Pat Goggles, Northern Arapaho
Cyril Scott is the Tribal Chairman of the Rosebud Sioux Tribe. He is a fierce defender of Lakota rights and in his letter of support for grizzly bears and GOAL, stated this...
"The specter of trophy hunters killing grizzly bears on our sacred lands is painful for the Lakota people. The most famous image of the 1874 Black Hills Expedition that contravened the 1868 Fort Laramie Treaty – and resulted in the theft of the Black Hills – is the photograph of Custer with the grizzly he killed for a "trophy." We cannot allow a repeat 140-years later on lands our ancestors fought so hard to defend when they opposed the construction of the Northern Pacific Railroad along the Yellowstone in 1872/73, which was itself a violation of the 1868 Fort Laramie Treaty."
Cyril Scott, Rosebud Sioux
Sara Robinson was appointed to the position of Tribal Liason to the State Government in 2013, bringing a wealth of experience to that role having served on the University of Wyoming Board of Trustees and the Eastern Shoshone Business Council, been an educator on the Wind River Reservation and also a public defender. However, only a year later she resigned, siting the Legislature and Gov. Matt Mead for discriminating against her as a tribal woman. “With the lack of process, procedure, policy and professionalism and courtesy that exists in those offices, I really feel like they want to show that somehow we are not able to do our jobs,” Robinson said.
Sara Robinson, Eastern Shoshone
JT Goes Ahead works for the Crow Tribe Fish and Wildlife Department. e is a defender of the traditional ways of his people and a fluent Crow language speaker. This video was presented to the Crow Nation in December, 2014 and thanks to JT's skills and dedication to the Old Ways of the People, it is articulated in the traditional Crow language, with some subtitles in English.
This short movie explains why the grizzly is so important to the Crow culture and why delisting grizzlies from the Endangered Species Act is an affront to tribal sovereignty.
JT Goes Ahead, Crow Nation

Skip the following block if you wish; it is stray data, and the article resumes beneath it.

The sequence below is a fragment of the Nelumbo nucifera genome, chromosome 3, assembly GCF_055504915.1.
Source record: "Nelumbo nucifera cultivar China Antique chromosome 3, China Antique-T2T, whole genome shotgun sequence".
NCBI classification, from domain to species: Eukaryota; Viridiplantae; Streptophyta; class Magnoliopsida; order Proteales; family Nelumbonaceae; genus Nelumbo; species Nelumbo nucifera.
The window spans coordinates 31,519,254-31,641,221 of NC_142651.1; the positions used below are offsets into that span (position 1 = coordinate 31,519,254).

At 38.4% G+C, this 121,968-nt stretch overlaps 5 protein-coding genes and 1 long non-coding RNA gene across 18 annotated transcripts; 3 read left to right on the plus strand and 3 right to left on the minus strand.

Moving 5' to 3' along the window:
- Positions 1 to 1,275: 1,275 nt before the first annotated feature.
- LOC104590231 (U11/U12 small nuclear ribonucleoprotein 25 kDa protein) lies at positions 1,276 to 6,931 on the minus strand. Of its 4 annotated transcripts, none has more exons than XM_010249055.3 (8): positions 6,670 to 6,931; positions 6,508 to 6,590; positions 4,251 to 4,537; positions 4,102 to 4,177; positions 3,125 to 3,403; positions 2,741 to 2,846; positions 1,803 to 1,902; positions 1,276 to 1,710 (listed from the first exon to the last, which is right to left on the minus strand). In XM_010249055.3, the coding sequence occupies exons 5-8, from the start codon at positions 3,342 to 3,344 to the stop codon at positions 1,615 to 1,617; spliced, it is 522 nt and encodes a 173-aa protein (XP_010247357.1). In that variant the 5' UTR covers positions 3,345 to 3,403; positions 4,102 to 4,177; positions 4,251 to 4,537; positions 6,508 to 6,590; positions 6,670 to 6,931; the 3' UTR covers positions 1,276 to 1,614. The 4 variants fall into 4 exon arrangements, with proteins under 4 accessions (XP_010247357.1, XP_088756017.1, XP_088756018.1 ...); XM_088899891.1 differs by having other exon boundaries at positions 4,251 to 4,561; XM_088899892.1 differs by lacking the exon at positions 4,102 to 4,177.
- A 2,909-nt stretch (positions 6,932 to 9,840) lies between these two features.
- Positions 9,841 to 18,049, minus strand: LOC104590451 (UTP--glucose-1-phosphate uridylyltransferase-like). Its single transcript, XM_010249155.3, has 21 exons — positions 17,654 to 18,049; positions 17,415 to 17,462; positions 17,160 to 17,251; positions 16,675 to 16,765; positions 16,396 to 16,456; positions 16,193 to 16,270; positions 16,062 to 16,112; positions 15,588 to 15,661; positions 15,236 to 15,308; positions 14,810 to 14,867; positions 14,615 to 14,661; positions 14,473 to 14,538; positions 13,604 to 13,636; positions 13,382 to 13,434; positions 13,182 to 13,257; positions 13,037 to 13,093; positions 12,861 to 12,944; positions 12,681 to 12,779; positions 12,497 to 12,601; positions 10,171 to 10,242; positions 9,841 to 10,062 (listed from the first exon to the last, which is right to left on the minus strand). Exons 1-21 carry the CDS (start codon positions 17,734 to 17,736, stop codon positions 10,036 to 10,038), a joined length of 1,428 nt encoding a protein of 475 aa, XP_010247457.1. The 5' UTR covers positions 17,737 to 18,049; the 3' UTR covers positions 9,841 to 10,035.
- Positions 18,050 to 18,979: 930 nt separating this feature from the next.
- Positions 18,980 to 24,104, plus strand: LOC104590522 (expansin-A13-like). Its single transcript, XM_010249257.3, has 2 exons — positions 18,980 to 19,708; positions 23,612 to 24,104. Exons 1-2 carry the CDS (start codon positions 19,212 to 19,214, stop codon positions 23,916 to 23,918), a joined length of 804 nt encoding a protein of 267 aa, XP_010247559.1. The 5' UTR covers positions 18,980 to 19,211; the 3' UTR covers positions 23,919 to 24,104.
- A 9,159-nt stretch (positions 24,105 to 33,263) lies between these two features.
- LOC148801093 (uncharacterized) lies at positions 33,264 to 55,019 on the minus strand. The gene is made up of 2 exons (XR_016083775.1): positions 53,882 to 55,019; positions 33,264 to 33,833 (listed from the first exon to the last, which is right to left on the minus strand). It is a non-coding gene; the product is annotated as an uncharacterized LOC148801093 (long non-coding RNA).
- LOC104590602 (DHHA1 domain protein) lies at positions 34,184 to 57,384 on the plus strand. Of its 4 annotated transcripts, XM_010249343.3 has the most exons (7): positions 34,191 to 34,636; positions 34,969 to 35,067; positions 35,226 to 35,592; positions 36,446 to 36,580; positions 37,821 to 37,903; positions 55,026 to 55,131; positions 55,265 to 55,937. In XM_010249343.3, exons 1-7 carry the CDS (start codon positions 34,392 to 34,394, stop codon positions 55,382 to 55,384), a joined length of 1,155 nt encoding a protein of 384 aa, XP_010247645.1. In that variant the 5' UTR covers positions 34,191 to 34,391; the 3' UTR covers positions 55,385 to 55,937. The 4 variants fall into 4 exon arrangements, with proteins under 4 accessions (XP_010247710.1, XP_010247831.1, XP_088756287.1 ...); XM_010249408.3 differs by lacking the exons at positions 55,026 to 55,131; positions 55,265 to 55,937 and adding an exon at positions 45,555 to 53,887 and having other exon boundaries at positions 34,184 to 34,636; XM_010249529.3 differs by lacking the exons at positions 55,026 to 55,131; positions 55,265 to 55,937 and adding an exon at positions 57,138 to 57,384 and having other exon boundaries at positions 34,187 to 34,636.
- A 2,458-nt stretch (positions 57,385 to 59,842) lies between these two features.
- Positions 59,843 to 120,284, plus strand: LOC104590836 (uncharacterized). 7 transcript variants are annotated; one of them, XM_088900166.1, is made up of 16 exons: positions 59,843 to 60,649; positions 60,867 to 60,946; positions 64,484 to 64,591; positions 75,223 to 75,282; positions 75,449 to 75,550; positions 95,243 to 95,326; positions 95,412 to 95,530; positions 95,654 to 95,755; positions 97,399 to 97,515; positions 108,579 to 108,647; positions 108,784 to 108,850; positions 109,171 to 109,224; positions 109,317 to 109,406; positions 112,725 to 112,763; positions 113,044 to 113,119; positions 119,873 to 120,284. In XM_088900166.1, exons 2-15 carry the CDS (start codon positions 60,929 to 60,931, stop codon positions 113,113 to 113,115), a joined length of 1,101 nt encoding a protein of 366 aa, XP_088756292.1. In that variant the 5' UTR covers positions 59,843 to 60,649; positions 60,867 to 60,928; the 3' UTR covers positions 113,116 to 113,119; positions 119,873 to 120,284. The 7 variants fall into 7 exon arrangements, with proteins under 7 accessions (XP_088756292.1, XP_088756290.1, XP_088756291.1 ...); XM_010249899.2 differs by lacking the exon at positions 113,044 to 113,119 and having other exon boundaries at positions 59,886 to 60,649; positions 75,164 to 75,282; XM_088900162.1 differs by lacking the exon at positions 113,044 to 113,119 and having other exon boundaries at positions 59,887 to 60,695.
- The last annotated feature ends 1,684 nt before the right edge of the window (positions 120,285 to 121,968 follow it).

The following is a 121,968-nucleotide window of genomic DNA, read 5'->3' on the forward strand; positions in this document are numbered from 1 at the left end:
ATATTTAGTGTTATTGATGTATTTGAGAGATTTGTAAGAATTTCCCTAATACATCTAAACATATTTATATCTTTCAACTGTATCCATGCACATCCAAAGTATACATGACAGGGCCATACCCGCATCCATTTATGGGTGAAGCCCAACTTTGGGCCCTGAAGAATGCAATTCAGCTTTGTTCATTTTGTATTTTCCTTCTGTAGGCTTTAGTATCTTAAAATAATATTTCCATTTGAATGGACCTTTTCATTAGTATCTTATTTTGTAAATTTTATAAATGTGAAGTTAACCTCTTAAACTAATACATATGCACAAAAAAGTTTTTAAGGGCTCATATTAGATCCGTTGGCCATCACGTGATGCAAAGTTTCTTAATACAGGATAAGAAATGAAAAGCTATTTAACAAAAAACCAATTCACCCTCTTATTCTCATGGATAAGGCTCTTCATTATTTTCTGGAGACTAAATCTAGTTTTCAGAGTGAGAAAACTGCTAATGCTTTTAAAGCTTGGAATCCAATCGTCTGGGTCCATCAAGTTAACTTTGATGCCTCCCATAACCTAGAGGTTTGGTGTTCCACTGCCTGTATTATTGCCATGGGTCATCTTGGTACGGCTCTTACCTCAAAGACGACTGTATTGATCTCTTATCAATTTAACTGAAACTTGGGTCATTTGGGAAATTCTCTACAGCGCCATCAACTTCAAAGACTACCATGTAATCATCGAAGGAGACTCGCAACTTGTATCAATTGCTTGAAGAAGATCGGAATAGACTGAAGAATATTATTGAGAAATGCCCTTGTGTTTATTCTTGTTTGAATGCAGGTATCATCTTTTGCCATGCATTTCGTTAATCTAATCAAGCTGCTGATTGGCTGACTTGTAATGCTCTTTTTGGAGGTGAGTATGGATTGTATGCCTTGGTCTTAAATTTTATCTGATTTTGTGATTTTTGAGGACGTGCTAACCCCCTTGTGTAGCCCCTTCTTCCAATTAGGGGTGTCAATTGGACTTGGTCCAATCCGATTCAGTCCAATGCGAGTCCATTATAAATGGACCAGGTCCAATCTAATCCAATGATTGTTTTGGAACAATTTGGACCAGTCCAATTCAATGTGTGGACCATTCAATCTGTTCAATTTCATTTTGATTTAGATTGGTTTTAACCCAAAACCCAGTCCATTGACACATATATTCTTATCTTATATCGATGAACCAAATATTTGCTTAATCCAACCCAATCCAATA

“The Anglos couldn’t pronounce Se-t’ain-te – White Bear – and so that is why he became known as Satanta.
The white bear is the grizzly bear. The grizzly and the color white are sacred. Se-tain-te was probably named by his father, Old Man of the Red Tipi, who named him after the sacred white grizzly because the grizzly will fight to the death to defend what is in its heart, and his father wanted his son to do the same for the Kiowa people.”
Betty J. Washburn (Sankadota), great-great-granddaughter
of Se-t’ain-te (Satanta).
"It was not sport when they slaughtered the buffalo and it will not be sport if they start to slaughter the grizzly. . . Those with the grizzly in their gun-sights know nothing about the spiritual ways of tribal people and their relationships with their ancestral homelands and the grizzly. The impact upon our Indian people today will be similar to what happened to our ancestors in the period between our last days of living our true, traditional lifestyle and being forced upon reservations. Our people had a beautiful way of life, one of balance and reciprocity with the land and all living things before we were consigned to existing on reservations . . . I know how sad my great-grandfather, Quanah Parker, would be if he was here to see the loss of the grizzly and the pain other tribal people will feel if the grizzly is taken from them.”
Ardith Parker Leming, Great granddaughter of Quanah Parker, Comanche Nation
Ruthie Shoulderblade is a traditional Northern Cheyenne to her core. Married to spiritual leader Don Shouderblade, she believes in the traditions and wisdom of the Northern Cheyenne way of life and speaks movingly about the connection the People have to the grizzly bear.
Her short statement explains why the grizzly is so important to the Northern Cheyenne culture and why delisting grizzlies from the Endangered Species Act is an attack on the spirituality of the People.
Ruthie Shoulderblade, Northern Cheyenne